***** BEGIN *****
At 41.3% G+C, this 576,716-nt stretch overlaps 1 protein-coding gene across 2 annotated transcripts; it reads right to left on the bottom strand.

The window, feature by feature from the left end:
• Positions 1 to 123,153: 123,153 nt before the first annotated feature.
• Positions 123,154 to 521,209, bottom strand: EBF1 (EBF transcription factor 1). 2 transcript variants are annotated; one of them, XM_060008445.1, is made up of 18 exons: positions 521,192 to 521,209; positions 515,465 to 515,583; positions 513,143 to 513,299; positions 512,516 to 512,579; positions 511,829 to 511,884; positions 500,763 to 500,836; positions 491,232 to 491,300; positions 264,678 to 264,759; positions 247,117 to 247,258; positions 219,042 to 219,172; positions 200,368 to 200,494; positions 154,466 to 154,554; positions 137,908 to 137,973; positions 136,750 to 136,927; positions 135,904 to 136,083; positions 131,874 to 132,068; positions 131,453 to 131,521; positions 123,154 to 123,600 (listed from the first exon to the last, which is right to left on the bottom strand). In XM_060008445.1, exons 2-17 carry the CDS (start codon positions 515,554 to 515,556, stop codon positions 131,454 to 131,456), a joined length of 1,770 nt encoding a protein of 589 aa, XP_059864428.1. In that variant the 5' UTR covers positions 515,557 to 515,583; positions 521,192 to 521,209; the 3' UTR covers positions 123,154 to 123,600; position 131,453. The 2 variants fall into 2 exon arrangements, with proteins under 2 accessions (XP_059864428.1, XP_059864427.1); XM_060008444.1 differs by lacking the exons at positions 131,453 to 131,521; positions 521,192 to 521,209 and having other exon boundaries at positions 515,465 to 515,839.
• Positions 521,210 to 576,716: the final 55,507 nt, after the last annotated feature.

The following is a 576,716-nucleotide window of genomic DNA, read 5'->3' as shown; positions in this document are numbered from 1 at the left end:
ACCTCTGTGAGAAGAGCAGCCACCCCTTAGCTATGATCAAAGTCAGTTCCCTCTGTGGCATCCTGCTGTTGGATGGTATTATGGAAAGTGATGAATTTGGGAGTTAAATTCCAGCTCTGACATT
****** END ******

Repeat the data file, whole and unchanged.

At 41.3% G+C, this 576,716-nt stretch overlaps 1 protein-coding gene across 2 annotated transcripts; it reads right to left on the bottom strand.

The window, feature by feature from the left end:
• Positions 1 to 123,153: 123,153 nt before the first annotated feature.
• Positions 123,154 to 521,209, bottom strand: EBF1 (EBF transcription factor 1). 2 transcript variants are annotated; one of them, XM_060008445.1, is made up of 18 exons: positions 521,192 to 521,209; positions 515,465 to 515,583; positions 513,143 to 513,299; positions 512,516 to 512,579; positions 511,829 to 511,884; positions 500,763 to 500,836; positions 491,232 to 491,300; positions 264,678 to 264,759; positions 247,117 to 247,258; positions 219,042 to 219,172; positions 200,368 to 200,494; positions 154,466 to 154,554; positions 137,908 to 137,973; positions 136,750 to 136,927; positions 135,904 to 136,083; positions 131,874 to 132,068; positions 131,453 to 131,521; positions 123,154 to 123,600 (listed from the first exon to the last, which is right to left on the bottom strand). In XM_060008445.1, exons 2-17 carry the CDS (start codon positions 515,554 to 515,556, stop codon positions 131,454 to 131,456), a joined length of 1,770 nt encoding a protein of 589 aa, XP_059864428.1. In that variant the 5' UTR covers positions 515,557 to 515,583; positions 521,192 to 521,209; the 3' UTR covers positions 123,154 to 123,600; position 131,453. The 2 variants fall into 2 exon arrangements, with proteins under 2 accessions (XP_059864428.1, XP_059864427.1); XM_060008444.1 differs by lacking the exons at positions 131,453 to 131,521; positions 521,192 to 521,209 and having other exon boundaries at positions 515,465 to 515,839.
• Positions 521,210 to 576,716: the final 55,507 nt, after the last annotated feature.

The following is a 576,716-nucleotide window of genomic DNA, read 5'->3' as shown; positions in this document are numbered from 1 at the left end:
ACCTCTGTGAGAAGAGCAGCCACCCCTTAGCTATGATCAAAGTCAGTTCCCTCTGTGGCATCCTGCTGTTGGATGGTATTATGGAAAGTGATGAATTTGGGAGTTAAATTCCAGCTCTGACATT